Direct immunofluorescence (DIF) staining of perilesional and uninvolved skin shows the deposition of immune-reactants along the dermato-epidermal junction (DEJ). IgG constitutes the majority of immunoglobulins, but other classes such as IgA and IgM are seen. Complements are frequently seen in the involved skin. Granular, linear, or a mixed pattern of immune reactant deposition are seen in the basement membrane zone (BMZ). Indirect immunofluorescence staining performed with basement membrane zone-split skin may also be positive for antibodies to type VII collagen on the dermal side. IgG subtyping can help differentiate the two.
History and Physical
Bullous systemic lupus erythematosus is often an acute onset presentation with tense vesicles and bullae over erythematous or normal skin. These blisters appear more in sun-exposed areas but can be seen in non-sun-exposed skin and mucosa with a predilection for the trunk, face, neck, vermillion border, upper extremities-extensor surfaces, supraclavicular region, and oral mucosa.
A rare pattern, erythema gyratum repens described as a centrifugally migrating erythematous plaque, has been described.
BSLE may be associated with urticarial lesions, and pruritus is not always present. Healing with milia and/or scarring occurs infrequently. However, hypo/hyperpigmentation of the affected skin is usually seen.
Several reports have shown an association with BSLE and active lupus nephritis. A multicenter retrospective study and literature review with a total of 128 cases described lupus nephritis in 50% of the cases, mainly class III or IV. 7% of cases had neuropsychiatric SLE and 45% with hematologic involvement at the time of BSLE.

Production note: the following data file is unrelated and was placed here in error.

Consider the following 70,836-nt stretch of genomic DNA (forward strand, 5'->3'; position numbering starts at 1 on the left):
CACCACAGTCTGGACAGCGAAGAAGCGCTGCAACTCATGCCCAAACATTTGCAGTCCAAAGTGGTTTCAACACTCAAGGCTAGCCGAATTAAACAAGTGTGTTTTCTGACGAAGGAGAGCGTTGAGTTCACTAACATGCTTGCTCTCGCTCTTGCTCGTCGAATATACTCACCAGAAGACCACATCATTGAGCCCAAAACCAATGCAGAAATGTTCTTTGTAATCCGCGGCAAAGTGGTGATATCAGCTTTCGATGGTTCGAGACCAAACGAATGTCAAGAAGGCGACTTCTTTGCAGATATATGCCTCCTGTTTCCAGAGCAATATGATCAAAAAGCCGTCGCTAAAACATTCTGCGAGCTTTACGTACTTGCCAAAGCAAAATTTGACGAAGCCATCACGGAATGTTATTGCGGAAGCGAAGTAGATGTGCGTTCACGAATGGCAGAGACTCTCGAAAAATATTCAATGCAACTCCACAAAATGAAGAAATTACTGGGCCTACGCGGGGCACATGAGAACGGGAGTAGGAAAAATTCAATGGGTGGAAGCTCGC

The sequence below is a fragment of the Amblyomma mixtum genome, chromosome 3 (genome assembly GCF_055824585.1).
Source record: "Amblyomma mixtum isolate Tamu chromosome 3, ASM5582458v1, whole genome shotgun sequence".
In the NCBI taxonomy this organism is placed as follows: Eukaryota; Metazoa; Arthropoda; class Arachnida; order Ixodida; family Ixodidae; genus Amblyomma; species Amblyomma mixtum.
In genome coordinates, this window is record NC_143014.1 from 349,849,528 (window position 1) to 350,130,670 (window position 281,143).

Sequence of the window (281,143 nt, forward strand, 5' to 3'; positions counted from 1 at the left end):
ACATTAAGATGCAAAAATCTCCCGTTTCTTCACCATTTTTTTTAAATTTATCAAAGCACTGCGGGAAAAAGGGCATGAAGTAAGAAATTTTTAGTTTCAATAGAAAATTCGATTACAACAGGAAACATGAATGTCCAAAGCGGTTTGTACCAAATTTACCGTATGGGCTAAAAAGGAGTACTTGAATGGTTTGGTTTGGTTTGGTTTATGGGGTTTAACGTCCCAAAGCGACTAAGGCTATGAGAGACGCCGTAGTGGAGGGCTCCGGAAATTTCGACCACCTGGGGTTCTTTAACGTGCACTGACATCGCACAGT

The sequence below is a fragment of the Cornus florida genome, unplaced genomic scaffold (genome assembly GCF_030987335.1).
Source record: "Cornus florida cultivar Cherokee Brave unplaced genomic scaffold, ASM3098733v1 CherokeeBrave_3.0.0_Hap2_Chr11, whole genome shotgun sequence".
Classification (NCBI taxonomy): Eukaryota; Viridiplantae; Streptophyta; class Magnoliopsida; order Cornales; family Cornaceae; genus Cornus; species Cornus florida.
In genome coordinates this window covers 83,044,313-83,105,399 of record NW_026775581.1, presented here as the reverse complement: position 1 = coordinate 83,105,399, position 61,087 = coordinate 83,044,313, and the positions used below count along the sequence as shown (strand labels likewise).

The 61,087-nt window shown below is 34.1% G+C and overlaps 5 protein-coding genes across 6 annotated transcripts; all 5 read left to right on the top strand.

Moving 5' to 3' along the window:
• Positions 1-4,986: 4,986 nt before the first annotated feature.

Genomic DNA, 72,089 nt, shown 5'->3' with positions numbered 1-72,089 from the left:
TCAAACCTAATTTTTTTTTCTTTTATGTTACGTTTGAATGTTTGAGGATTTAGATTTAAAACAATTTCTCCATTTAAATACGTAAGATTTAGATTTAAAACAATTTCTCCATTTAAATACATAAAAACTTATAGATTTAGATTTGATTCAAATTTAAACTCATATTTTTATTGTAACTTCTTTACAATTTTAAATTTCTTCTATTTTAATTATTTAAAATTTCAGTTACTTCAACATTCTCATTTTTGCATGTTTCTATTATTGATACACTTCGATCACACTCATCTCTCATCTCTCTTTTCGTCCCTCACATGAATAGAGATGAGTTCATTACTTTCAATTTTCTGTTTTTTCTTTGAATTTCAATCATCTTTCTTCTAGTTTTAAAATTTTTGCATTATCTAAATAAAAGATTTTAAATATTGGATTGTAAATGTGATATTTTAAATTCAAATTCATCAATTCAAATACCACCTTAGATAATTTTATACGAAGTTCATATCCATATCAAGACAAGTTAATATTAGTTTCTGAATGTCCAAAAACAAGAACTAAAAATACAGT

A careful review of the clinical presentation, serologies, histology, and immunofluorescence is required in the process of diagnosis.
In 1983 Camisa and Sharma proposed the following diagnostic criteria for bullous systemic lupus erythematosus, which was later revised in 1986:
A diagnosis of SLE based on the American College of Rheumatology (ACR) criteria
Vesicles and bullae arising upon but not limited to sun-exposed skin
Histopathology compatible with dermatitis herpetiformis (DH)
Negative or positive indirect immunofluorescence (IIF) for circulating BMZ autoantibodies
Direct immunofluorescence (DIF) revealing IgG and/or IgM and often IgA at the BMZ
In 1995, Yell et al. l described BSLE as "an acquired subepidermal blistering disease in a patient with SLE with immune reactants at the BMZ on either DIF or IIF."
Detection of an autoantibody directed against collagen VII was shown to play a role in BSLE. The criteria by Camisa and Sharma were made before the availability of ELISA or immunoblot technology. The use of ELISA for detecting antibodies against NC1 and NC2 of type VII collagen is utilized.
However, it is important to note that a diagnosis of SLE is usually present; however, this may be the first presentation of SLE in a few cases. A thorough exclusion of other blistering diseases should also be completed.
Treatment / Management
Dapsone is considered the first line of treatment with a good response.
The use of dapsone, however, may have a few side effects, including but not limited to anemia, hepatitis, or hypersensitivity syndrome. In the event of intolerance, systemic manifestation, or extensive skin involvement, the use of steroids may be considered.